Woman's viral tweet about 'dropping 200 pounds' doubles as relationship advice

Relationship pro tip #1: Don't call your partner "disgusting."

As she tells it, after Miranda Baker's boyfriend called her "disgusting and unattractive," she decided it was time to lose some weight — about 200 very specific pounds of it. On Nov. 12, the 18-year-old Iowa State University student tweeted, "After getting called disgusting last night, I successfully dropped 200lbs!! (Before and after pics)."

Screenshot (edited to blur) via Mandy_Rose99/Twitter.


The before picture showed the couple together. The after was the same photo, with him cropped out of it. 🔥🔥🔥

Life's just too short to spend with people who don't value you for who you are.

"The way you were acting today was disgusting and unattractive," Baker quotes her (now ex) boyfriend as telling her after they spent the day together at a tailgate. That's when she says she bounced, deciding that her time was better spent with her friends than with a guy who'd say something like that to her.

"I was done with him," she explains in a Twitter direct message. Then, according to Baker, "about an hour later he called me, yelling at me to apologize for leaving him! I said i will not apologize for leaving you after you called me disgusting and unattractive."

GIF from "The Simpsons."

It almost goes without saying, but losing weight doesn't necessarily mean getting healthier, and generally we roll our eyes at weight loss as any sort of relationship advice (#AllBodiesAreGoodBodies). But when it comes to losing 200 pounds the way Baker did, that's a special exception; dropping a person who treats you like garbage is by far the healthiest way to lose weight.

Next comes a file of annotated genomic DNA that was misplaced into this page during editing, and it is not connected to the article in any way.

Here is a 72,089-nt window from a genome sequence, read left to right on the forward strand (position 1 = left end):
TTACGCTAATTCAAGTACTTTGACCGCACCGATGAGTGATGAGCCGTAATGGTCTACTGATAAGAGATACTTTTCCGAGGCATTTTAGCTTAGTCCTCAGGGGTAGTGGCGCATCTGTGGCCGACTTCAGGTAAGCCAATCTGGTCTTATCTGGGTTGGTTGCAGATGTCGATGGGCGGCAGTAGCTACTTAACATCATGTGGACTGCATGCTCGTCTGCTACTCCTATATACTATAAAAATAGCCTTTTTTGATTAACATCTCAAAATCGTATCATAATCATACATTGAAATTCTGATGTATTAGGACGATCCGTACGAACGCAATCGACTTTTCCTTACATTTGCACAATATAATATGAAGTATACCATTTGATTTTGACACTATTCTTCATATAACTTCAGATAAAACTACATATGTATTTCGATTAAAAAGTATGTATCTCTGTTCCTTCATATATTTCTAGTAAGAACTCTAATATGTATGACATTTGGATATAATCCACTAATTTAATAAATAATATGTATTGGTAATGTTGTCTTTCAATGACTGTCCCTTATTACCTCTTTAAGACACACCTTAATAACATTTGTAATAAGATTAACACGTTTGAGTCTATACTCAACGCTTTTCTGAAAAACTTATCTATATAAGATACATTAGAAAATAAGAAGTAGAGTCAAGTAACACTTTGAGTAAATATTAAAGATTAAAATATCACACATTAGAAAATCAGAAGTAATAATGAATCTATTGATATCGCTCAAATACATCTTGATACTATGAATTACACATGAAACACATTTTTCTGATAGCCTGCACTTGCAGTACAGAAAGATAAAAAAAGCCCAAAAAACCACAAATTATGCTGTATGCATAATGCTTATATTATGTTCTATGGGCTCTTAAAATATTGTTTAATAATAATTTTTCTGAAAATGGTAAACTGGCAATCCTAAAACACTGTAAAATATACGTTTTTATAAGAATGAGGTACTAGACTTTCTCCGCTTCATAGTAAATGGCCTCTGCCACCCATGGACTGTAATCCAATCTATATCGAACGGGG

Find someone who likes you for you, for all your flaws and quirks. If they can't do that, they should hit the road.

GIF from "Bring It On."

This article was originally published on November 14, 2017.

Photo by Nick Fewings on Unsplash

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via DanielandDavid2 / Instagram

Editor's Note: We used "black" in lowercase for our headline and the body of this story in accordance with emerging guidelines from the Associated Press and other trusted news outlets who are using uppercase "Black" in reference to American descendants of the diaspora of individuals forcibly brought from Africa as slaves. As part of our ongoing efforts to be transparent and communicate choices with our readership, we've included this note for clarity. The original story begins below.

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